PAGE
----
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Old 02-02-2016, 11:13 PM   #9
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Get a price up front. Make sure they pull driveshaft or axle shaft. Make sure front bumper and oil pan have clearance. Will bounce about 6 to 8 inches. Prices should be about 125.00 to 150.00 per hour or $2.00 per mile plus hookup.
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Old 02-03-2016, 08:37 AM   #10
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Could you take a minute to elaborate on pulling the driveshaft or axle shaft? What does that mean? How do they lift the truck high enough in the front without dragging the rear? These TCs are so low to the ground!
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Old 02-03-2016, 09:02 AM   #11
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why would you need to pull the driveshaft on a manual or manual-u-metic (i.e.ishift or meritor smart shift) transmission?
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Old 02-03-2016, 10:32 PM   #12
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They literally unbolt the driveshaft from the rearend so that the truck is not turning the transmission. This can cause serious damage to an automatic. You could get away with a short tow on a manual trans left in neutral, but for a long tow they will still remove the driveshaft. With the modern wheel lift wreckers they only have to get the front wheels 4" or so off the ground for a short tow. For a highway tow they can go higher, but you don't have to worry as much about rear clearance on the highway, smooth road. Either way they have to be careful with the overhang. Any professional wrecker service will have adequate insurance to cover damage to your rig while towing, but you sure don't want to have to use it. Certainly any company that is responding to a AAA call has to have adequate coverage or AAA will not use them.

I had occasion last year to test my AAA premium RV coverage. My 6500 and fifth wheel rig is 30000# and almost 60' long. Broke down in a small town in GA with no semi wrecker in the area. They had a 50 mile drive to get to me, and charged AAA $450 total to tow me the 5 miles to get to where I needed to be. No problem with the coverage, they paid.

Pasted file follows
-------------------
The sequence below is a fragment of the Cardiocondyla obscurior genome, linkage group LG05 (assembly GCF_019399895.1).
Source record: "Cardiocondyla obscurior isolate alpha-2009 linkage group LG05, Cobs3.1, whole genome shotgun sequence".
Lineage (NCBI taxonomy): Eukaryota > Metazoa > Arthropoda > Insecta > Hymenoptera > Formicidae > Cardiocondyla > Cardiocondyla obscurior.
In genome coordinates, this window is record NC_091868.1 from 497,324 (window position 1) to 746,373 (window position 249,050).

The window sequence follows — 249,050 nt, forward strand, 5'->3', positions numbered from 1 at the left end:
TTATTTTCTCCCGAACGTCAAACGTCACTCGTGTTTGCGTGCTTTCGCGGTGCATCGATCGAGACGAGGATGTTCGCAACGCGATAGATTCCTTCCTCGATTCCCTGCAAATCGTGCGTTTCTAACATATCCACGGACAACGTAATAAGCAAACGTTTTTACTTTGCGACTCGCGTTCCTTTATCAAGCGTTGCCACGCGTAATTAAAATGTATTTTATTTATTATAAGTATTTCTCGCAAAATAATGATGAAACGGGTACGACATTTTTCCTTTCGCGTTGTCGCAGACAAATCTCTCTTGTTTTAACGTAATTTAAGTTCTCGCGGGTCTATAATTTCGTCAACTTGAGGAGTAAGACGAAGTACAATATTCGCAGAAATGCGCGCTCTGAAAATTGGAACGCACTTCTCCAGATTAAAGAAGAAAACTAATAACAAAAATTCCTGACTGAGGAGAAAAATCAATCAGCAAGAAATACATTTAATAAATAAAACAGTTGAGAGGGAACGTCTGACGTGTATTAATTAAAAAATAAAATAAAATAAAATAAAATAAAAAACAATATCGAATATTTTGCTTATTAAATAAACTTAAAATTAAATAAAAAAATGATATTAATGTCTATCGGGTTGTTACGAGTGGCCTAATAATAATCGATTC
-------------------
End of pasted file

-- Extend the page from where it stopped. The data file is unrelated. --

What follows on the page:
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Old 02-04-2016, 10:39 AM   #13
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I have Coach Net. Had to use them once when making a tight turn and not paying attention to what I was doing. Left rear ran off the road into ditch making it impossible for me to move.
Within 45-60 min the tow truck was on scene and winched me out. No cost to me.

Coach Net folks were wonderful and so was the tow driver.
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Old 02-04-2016, 06:29 PM   #14
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on a manual transmission main shaft in transmission will spin when vehicle is moved with driveshaft and axles in. counter shaft in bottom of transmission is not turning when transmission is not in gear so oil wont splash up to lube main shaft. so gears on main shaft will seize up. you can leave engine running and input shaft will turn counter shaft and keep lubed. you have to worry about engine dying or any thing else going wrong.
i had a engine running once and the drivers lunch box knocked gear shift lever into gear. i was lucky and when i stopped i felt a jerk and engine died. i knew enough to go back and check rite away. just put it back into neutral and restarted engine.
automatics rely on lube for clutches. never tow with out pulling driveshaft or axle.
volvo i shift they say you have to pull all 4 axles. i think axles interlock some how.
we try to just lift front end enough so tires wont touch when going over bumps. when we get to driveways or steep angles we raise or lower as needed. we have controls in side cab and a camera on rear of wrecker so we can watch.
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Old 02-08-2016, 11:54 PM   #15
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Another thing with air brakes is you need the towed truck's engine running or have to hook up air line from the tow truck. No air results in the brakes are locked up.

It is not hard to pull a driveshaft, just disconnect the U-joint at the yoke.